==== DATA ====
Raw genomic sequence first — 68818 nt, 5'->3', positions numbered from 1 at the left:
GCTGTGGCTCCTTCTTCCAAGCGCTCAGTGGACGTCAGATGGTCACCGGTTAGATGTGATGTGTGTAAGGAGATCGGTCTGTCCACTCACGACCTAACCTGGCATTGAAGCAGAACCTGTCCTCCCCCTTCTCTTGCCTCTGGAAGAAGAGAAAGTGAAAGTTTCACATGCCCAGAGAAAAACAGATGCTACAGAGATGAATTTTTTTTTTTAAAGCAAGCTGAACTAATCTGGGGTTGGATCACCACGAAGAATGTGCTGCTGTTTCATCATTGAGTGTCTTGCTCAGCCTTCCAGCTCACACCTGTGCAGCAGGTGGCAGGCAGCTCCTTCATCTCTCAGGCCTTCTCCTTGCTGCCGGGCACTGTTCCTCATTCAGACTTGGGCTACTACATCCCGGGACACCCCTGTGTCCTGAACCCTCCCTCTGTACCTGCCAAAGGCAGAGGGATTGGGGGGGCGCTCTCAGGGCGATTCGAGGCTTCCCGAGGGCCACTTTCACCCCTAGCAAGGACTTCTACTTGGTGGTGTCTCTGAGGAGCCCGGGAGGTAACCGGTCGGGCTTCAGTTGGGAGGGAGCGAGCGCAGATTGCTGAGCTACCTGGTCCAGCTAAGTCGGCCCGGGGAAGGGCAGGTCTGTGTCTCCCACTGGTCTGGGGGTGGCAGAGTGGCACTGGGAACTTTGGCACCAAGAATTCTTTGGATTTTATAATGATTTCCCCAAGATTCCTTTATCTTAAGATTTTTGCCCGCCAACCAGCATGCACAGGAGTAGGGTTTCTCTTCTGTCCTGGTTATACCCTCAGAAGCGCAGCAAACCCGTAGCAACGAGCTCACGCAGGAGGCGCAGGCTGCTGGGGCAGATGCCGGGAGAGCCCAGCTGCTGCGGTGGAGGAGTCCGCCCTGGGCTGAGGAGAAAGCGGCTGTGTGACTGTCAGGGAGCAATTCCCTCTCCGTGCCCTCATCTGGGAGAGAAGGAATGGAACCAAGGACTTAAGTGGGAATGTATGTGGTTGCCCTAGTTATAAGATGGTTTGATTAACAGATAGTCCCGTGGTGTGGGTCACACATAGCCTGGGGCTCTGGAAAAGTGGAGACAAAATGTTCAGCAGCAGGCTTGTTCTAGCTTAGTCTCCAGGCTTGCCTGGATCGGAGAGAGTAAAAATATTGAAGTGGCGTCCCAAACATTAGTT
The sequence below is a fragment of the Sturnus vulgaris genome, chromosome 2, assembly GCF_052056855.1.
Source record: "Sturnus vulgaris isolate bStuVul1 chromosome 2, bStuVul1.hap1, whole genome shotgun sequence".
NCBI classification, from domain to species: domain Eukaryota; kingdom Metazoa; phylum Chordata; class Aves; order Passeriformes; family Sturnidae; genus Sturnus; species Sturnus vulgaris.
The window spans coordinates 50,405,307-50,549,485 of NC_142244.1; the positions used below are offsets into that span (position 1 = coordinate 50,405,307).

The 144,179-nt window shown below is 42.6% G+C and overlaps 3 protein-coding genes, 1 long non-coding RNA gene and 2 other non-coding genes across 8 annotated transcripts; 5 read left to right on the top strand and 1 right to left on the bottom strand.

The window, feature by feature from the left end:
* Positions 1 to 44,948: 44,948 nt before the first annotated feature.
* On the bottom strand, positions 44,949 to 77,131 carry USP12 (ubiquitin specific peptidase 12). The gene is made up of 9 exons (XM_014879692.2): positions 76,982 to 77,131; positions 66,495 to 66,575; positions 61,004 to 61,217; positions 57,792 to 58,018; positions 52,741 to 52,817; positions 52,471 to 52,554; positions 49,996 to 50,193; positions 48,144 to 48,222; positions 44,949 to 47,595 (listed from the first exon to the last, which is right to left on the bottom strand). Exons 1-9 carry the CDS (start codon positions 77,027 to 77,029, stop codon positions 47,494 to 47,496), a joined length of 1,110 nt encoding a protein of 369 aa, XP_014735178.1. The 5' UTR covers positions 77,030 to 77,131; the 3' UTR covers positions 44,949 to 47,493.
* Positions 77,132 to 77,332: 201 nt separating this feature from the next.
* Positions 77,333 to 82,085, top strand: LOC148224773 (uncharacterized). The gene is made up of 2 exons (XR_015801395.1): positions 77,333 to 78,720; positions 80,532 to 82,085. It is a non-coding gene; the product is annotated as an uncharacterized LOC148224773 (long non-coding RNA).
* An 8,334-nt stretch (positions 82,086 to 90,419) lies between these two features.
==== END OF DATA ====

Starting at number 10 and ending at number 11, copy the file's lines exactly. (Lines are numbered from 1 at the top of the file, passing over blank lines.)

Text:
* On the bottom strand, positions 44,949 to 77,131 carry USP12 (ubiquitin specific peptidase 12). The gene is made up of 9 exons (XM_014879692.2): positions 76,982 to 77,131; positions 66,495 to 66,575; positions 61,004 to 61,217; positions 57,792 to 58,018; positions 52,741 to 52,817; positions 52,471 to 52,554; positions 49,996 to 50,193; positions 48,144 to 48,222; positions 44,949 to 47,595 (listed from the first exon to the last, which is right to left on the bottom strand). Exons 1-9 carry the CDS (start codon positions 77,027 to 77,029, stop codon positions 47,494 to 47,496), a joined length of 1,110 nt encoding a protein of 369 aa, XP_014735178.1. The 5' UTR covers positions 77,030 to 77,131; the 3' UTR covers positions 44,949 to 47,493.
* Positions 77,132 to 77,332: 201 nt separating this feature from the next.